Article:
A friend links to this article. The FDA has released a warning about products containing benzocaine (like Orajel).
The information in the article is worse than useless: it’s positively harmful because it’s going to make people worry about what appears at first glance to be a trivial risk. You have to click through to the FDA report to learn that 15 of the 21 were pediatric, and 11 of those 15 were under 2. It also isn’t clear from the kind of quick read most people are going to give this whether this is over a one-year period or over all time.
What are the possible consequences of methemoglobinemia, which I had never heard of until reading this? The NIH reports “shock, seizures, death” as possibilities, but with what probability? I’ve been hammering my students this semester on the differences between possible and probable: it’s possible that I will get a paper cut from one of the papers I’m grading and bleed to death, but it’s also so improbable as to not be worth my attention.
Further, a bit of perspective on these cases is in order. According to childstats.gov, there are 25.5 million kids between the ages of 0-5 in the US (best data I could get with a few seconds on The Google). For convenience, assume 10 million of them are under 2. Assume a quarter of those (2.5 million) have been treated with a benzocaine product for teething. If this estimate is anywhere close to accurate, then it means that 0.00044% of kids who were treated with benzocaine developed methemoglobinemia. Even if I’m off by a factor of ten, it’s still a fairly small risk. A first cut at a few numbers suggests that the relevant probability is close enough to zero to fall in the “not worth worrying about” category. I could be wrong and giving benzocaine to the kids could be the worst thing a parent could possibly do, but this information makes that far from clear.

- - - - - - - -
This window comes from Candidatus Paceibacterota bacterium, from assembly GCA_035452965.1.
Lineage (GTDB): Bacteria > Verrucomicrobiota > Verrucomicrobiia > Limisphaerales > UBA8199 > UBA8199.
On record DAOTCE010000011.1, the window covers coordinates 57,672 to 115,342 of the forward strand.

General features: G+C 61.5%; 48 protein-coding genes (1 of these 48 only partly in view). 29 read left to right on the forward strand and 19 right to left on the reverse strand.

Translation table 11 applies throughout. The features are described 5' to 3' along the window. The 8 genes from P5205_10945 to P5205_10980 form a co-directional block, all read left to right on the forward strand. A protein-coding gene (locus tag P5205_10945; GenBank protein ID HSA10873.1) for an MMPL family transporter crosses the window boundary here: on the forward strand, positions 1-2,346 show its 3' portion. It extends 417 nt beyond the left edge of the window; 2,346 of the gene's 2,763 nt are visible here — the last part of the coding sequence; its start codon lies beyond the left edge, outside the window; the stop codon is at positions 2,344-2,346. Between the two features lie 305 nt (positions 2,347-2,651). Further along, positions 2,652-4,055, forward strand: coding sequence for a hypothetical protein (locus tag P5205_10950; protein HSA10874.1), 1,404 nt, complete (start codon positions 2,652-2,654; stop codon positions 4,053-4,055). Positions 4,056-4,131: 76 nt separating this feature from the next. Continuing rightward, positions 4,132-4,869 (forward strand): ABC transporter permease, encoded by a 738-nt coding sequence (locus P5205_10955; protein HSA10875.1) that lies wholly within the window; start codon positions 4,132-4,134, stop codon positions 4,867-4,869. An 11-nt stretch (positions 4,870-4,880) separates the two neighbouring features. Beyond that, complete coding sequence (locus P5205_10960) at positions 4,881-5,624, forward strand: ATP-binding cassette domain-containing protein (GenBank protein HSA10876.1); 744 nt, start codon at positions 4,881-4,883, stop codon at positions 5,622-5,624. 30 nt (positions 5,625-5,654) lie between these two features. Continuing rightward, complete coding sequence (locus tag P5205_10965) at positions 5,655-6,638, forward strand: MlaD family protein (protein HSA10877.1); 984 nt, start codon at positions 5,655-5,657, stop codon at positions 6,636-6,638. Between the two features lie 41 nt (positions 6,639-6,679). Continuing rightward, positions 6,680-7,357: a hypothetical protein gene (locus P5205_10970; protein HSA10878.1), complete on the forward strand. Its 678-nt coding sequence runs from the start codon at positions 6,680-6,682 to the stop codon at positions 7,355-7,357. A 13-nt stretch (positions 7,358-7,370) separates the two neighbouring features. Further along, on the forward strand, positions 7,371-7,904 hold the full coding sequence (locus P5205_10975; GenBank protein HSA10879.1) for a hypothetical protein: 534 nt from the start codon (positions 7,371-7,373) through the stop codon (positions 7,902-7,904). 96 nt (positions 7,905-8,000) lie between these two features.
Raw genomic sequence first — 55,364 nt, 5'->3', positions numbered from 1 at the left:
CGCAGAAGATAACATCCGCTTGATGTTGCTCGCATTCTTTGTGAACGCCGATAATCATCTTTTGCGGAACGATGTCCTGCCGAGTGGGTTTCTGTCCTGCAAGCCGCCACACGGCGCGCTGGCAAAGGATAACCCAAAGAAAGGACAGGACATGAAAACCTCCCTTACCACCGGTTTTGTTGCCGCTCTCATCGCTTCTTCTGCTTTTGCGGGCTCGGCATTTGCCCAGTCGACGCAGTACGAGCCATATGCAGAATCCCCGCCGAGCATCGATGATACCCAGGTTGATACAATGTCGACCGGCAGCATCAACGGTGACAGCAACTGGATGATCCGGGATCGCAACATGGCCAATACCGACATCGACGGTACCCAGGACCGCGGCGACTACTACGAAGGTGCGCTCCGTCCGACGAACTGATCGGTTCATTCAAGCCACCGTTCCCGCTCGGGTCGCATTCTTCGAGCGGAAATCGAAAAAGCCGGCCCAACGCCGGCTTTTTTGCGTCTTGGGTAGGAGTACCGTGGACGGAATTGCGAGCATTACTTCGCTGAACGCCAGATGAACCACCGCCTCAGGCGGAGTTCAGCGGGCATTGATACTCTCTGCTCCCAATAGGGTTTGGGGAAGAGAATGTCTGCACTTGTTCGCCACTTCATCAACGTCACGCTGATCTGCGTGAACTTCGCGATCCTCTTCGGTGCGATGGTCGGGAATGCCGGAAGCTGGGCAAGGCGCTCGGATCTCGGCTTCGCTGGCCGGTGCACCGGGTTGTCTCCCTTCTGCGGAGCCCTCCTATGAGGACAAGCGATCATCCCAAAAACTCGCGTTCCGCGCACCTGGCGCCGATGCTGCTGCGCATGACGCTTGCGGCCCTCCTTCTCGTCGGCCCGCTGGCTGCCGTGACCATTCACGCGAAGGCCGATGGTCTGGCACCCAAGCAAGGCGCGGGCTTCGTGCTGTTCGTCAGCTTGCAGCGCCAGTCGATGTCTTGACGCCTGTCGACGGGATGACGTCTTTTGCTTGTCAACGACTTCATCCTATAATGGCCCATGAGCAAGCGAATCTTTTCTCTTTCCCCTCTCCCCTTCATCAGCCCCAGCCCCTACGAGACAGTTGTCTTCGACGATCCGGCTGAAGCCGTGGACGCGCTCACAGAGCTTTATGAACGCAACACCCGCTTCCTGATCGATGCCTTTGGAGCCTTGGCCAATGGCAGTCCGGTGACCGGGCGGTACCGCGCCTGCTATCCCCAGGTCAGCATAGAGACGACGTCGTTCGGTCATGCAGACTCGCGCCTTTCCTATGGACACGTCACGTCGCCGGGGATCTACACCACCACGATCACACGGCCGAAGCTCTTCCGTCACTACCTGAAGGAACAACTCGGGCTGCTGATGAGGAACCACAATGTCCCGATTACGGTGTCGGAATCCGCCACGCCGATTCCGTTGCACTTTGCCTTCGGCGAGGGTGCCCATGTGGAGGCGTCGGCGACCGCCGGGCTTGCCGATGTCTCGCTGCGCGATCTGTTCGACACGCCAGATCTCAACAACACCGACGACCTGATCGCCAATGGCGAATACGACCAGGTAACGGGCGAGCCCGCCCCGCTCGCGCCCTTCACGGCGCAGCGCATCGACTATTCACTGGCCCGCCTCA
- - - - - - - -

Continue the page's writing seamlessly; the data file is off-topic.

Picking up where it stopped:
There’s another important consideration: what are the incentives? Will the FDA go out of business if they are wrong? What incentive do they have to avoid the error of recommending against a product that’s actually pretty safe? This is a major problem because the FDA has every incentive to be dangerously cautious. They suffer a lot when they OK a dangerous drug. They hardly suffer at all when they fail to OK safe drugs even though both actions might exact the same costs.
I recommend Lenore Skenazy’s book “Free-Range Kids” for a very healthy perspective on risk. It’s definitely the best parenting book we’ve read (Bryan Caplan’s “Selfish Reasons to Have More Kids” is still on the shelf, waiting to be reviewed). A lot of what parents lose sleep over is so wildly improbable that our worry and the things we do in the name of those worries are more dangerous than the alleged threats themselves.